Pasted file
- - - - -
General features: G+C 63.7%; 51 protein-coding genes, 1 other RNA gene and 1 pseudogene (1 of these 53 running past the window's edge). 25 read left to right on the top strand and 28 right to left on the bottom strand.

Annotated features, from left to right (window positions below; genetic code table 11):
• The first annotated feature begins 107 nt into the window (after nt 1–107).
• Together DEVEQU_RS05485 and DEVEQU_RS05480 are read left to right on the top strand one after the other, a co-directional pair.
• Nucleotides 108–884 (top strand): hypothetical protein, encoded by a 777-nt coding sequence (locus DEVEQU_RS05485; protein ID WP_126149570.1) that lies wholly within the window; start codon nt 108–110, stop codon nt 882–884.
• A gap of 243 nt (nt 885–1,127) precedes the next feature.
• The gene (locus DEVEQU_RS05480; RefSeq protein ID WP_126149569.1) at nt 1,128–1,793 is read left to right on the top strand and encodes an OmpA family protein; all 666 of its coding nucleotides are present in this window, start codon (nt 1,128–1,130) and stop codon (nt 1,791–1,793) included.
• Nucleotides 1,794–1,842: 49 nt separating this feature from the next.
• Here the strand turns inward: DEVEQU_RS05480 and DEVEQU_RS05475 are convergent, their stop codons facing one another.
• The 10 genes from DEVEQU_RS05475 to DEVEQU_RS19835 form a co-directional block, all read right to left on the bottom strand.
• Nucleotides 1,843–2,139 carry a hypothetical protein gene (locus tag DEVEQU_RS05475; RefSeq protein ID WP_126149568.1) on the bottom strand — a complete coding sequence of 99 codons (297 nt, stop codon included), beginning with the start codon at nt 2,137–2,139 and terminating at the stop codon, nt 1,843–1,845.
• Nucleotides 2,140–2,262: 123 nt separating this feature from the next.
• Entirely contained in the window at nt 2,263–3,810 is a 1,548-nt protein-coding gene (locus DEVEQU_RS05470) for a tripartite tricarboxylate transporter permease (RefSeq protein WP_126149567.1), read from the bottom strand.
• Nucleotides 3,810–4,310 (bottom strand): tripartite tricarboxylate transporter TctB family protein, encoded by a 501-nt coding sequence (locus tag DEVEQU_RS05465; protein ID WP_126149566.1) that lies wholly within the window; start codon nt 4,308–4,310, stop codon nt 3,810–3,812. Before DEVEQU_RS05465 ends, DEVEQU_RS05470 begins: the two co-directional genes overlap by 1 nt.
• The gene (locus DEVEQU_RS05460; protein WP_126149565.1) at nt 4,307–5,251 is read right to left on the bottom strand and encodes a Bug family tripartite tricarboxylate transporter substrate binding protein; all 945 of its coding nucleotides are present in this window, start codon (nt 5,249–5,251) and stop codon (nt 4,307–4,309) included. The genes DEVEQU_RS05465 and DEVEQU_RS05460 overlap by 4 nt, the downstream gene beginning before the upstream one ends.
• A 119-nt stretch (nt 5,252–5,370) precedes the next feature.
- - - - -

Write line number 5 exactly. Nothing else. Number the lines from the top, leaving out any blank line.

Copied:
• Nucleotides 108–884 (top strand): hypothetical protein, encoded by a 777-nt coding sequence (locus DEVEQU_RS05485; protein ID WP_126149570.1) that lies wholly within the window; start codon nt 108–110, stop codon nt 882–884.